NYKnight, but why should Kramnik risk his title and deal with the dirty FIDE guys - without, at least, obtaining possibility to get truly unified title? It's just not prestigous (correct word?) for him to play the winner of Kasimdzhanov vs Kasparov match. Also, he, as I guess, wants to give a chance for all the top players. For example, Kasparov or Kasimdzhanov wins and Kramnik will play. In eyes of Anand, Shirov, Svidler, Morozevich, Ponomariov it hardly would be called the fair world championship. Kramnik is more interested in colleagues' opinion than Kasparov (who is arrogant, what always provokes disrecpect and hate).

Mikhail, I understand what you said about Kramnik's concern about the title. Whatever the format of the qualifier whether it is Bi-Quad etc, it is good for all of us if this Unification happens as soon as possible. All the parties should reach an agreement. Its hard, but it is still possible.

All the top players will get their chance in the new cycle. Trying to include them all right now will only delay the process. If we include Anand and Pono with Kasim & Kasparov....it does not look fair for other top players like Adams, Moroz etc.


Based on the information available from this site, and particularly your posts regarding Prague, it does not appear that Kramnik is obligated to defend his title against anybody at anytime. If that is true, why would there be serious effort made to develop a challenger process? Ultimately, Kramnik will only play the winner of that process if he wants to. Why not remove the veil and just tell Kramnik to pick someone? How is that any different from him agreeing to some form of challenger circuit when he can change his mind at the last minute without losing his title?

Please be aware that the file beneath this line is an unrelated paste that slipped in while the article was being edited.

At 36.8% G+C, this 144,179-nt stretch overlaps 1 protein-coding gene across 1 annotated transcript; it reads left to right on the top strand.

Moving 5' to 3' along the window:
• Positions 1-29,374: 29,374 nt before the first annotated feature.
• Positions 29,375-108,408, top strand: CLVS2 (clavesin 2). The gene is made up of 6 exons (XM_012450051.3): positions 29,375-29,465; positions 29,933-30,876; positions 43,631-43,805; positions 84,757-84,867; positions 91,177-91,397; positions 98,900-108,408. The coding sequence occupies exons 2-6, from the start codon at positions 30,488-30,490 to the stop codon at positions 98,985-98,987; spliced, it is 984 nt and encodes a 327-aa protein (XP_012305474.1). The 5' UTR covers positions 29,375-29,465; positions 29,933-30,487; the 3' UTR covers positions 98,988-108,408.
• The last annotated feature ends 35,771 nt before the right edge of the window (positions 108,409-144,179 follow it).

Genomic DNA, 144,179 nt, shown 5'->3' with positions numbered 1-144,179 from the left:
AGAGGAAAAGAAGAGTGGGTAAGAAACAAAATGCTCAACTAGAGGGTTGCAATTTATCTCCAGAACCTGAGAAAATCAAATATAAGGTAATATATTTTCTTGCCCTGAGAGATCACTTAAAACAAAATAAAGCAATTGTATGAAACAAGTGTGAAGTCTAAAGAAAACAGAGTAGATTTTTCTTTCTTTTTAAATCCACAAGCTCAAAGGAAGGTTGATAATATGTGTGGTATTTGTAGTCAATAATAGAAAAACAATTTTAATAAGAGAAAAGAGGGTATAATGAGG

I guess you could try to get Kramnik to sign a binding contract for a challenger process, but hasn't Prague already proven the futility of that idea?

One rule change I want to see if a new world championship cycle ever gets going is this- no one should get to have a rematch for the world championship! If you lose, then you rejoin the rest of the world in going through the normal cycle.

I can see it now, Kramnik will finally agree to a match for "re-unification" (how can it be re-unification if the other side were never real world champions?) but only with a rematch clause. Thus all the other players in the world will once again be put on hold waiting for a rematch to be played should Kramnik lose.

Rematches should be banned!

There hasn't been a rematch clause in decades. Kasparov abolished it after taking the title from Karpov. I hope any new champion would be ashamed to revive it.

Draw odds is the main point of contention these days. In this age of such parity and so many draws, giving the champion an extra point at the start is a huge advantage.

For the final time, Prague was not a contract! It was a committment of all the principals to do what they could to unify the title as soon as possible. Depending on your attitude about such things, that is either more or less binding than a legal contract.

It may be decades since it was used, but that was the last time there was a true world championship cycle! So, that is what I want to make sure is avoided when a new cycle gets introduced.